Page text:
Sunday, February 12, 2012

Tips for Conference Posters

This week I attended iConference 2012 and they had an impressive and extensive display of academic posters. Of all the conferences I've been to, I found this conference had the most effective posters. As the conference was for information schools (iSchools), it is not surprising that presenters would know how to effectively display information visually and succinctly.

While viewing the posters, I made mental notes of what was effective and what was not:

Poster Design
  • Posters displayed as mini research papers (e.g. with sections for abstract, intro, lit review, method, findings, conclusions, references) were overwhelming too read and dull  - I think this format is best for the proceedings publication but the poster itself should consider the demands of the visual medium
  • Standard graphic design principles apply (e.g. font, colour, spacing, whitespace, etc.)
  • Consider the unique design needs for posters - e.g. large font size, easy to read, unique, etc.
  • Colour is essential to make the poster appealing and attract attention - not too many though more than one colour is needed but probably not more than 3-4 (including shades)
  • Limit content to 2-3 points
  • Key message should be in a call-out and placed prominently - it's better when it's short and not a full abstract
  • Images should not be eye candy, but reflect the content of the study
  • Include your contact information - i.e. email address and website (I was surprised by how many people did not include this)
  • References - lots of posters didn't have these and the ones that did it took up a lot of space that wasn't useful for attendees. If they can be omitted or referred to a website for them, I think the space can be much better used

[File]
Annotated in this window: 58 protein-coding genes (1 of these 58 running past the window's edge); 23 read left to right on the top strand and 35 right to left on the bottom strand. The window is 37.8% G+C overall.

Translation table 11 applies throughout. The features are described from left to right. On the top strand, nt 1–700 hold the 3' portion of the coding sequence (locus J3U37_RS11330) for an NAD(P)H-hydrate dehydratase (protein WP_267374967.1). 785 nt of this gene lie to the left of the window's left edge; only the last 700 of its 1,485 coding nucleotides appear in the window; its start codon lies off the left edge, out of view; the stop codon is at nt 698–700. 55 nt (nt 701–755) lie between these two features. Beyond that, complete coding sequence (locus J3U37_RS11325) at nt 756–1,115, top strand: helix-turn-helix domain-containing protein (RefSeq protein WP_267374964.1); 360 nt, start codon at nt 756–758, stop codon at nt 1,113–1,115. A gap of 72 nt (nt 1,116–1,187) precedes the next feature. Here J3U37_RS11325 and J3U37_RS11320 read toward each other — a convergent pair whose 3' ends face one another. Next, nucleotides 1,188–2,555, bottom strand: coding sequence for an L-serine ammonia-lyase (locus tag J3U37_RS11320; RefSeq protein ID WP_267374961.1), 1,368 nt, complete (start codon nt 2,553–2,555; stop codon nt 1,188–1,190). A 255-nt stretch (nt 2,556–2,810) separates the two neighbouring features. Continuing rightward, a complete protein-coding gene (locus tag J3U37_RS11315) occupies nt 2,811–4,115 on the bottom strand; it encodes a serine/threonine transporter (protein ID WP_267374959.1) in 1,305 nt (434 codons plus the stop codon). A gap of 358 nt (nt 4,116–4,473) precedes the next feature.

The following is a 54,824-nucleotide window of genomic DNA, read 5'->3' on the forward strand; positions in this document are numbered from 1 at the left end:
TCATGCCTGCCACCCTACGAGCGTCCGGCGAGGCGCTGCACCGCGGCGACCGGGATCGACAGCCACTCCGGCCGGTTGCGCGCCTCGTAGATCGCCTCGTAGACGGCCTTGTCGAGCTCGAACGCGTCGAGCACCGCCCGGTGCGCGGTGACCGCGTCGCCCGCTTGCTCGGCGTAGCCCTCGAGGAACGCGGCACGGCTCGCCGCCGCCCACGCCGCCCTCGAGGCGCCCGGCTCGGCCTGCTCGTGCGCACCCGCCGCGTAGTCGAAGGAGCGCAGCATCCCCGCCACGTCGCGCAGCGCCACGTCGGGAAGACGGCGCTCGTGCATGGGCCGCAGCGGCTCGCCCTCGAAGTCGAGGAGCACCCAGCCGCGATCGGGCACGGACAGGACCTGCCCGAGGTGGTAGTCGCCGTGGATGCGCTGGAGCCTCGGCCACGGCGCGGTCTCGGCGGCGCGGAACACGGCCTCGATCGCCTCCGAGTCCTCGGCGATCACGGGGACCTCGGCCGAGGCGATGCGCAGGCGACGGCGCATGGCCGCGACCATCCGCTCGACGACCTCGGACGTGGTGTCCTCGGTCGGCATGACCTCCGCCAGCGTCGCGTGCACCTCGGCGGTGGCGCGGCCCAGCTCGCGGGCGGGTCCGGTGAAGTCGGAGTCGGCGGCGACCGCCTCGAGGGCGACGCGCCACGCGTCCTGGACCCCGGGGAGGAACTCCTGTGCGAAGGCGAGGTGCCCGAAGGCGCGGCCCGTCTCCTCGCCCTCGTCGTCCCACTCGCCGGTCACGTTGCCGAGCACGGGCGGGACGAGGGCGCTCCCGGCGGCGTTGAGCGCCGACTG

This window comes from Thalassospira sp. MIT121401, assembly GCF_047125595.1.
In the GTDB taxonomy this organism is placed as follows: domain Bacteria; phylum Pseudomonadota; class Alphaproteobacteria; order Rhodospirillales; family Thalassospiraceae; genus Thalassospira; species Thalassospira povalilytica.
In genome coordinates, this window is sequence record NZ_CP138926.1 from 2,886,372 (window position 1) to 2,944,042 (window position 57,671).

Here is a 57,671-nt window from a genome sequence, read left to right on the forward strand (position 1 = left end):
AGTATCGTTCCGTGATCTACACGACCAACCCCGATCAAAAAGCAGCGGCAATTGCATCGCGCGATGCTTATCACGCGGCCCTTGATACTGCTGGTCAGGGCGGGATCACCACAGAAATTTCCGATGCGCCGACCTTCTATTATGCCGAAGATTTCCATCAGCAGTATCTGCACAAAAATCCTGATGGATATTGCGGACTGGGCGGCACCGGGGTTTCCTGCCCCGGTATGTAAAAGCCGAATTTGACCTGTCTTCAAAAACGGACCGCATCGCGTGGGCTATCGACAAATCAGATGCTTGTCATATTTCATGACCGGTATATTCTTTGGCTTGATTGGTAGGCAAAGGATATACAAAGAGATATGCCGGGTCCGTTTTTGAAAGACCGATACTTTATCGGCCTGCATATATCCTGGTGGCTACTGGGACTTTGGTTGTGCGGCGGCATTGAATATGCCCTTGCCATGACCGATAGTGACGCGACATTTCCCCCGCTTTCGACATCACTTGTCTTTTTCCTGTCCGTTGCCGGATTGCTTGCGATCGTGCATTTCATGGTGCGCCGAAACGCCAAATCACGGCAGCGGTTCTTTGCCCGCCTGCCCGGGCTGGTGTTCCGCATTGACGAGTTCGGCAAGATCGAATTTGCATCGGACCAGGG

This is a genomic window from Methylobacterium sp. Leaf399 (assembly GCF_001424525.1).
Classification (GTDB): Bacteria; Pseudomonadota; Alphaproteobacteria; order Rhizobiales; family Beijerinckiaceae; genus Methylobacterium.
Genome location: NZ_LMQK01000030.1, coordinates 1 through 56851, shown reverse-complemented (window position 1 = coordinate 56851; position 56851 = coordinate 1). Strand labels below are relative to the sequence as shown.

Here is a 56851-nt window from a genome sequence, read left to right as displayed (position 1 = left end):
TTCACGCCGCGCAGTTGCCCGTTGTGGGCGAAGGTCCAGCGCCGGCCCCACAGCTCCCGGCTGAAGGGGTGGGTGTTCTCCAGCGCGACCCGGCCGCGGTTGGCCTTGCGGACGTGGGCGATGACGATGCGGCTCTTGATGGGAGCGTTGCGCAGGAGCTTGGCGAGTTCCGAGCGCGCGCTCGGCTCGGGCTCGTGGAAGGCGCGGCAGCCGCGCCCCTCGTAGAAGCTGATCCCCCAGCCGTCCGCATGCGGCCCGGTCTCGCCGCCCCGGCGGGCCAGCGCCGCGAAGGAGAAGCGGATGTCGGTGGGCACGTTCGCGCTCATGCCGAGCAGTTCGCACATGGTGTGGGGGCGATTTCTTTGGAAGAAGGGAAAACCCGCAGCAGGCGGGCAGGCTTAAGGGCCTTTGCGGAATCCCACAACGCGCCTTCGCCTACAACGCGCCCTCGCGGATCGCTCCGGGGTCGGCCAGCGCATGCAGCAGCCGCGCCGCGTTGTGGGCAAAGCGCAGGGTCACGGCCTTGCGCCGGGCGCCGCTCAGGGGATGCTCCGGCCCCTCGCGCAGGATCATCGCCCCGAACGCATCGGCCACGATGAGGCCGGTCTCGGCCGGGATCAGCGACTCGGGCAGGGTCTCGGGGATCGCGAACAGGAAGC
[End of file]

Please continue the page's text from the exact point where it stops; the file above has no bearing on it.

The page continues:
• Moratorium needed on word clouds - I estimate that a third of posters included them. They seem trite now and aren't an effective way (e.g. legibility issues) to present main themes
Supporting Material
Take-aways for attendees are a great way to ensure that people will actually follow-up with you or read the work in more detail.  As posters are available for display outside of the official presentation hours, it is a great idea to have them pinned near or on your poster (bring extra pins for these). Take-aways can include:
  • Print-out of the poster (full colour is better)
  • Business cards
  • Postcards of the project
  • One of the main points of posters is to provide a means to connect with others interested in your work, so it's important to actually be present during the designated poster presentations (surprisingly at an iConference's poster session some presenters were not there for the entire two hours)
  • Show up early, I went half an hour before the designated time and there were a fair number of people who were also there early - this is a great time to stand out and talk to people before the hoard  arrives
  •  Consider adding interactivity or multimedia to your poster as a way to standout and offer supporting content - this is particularly effective outside of the official session presentation as people have more time (and quiet) to spend on the posters.  Two techniques I found effective at iConference, were push-button audio clips of interview excerpts and tablets running a demo of the project software.
The University of Leichester has a really good, in-depth tutorial on posters and Colorado State University has a useful poster guide

I'm hoping to present a poster in the next year, so I'd love to hear other people's tips here!

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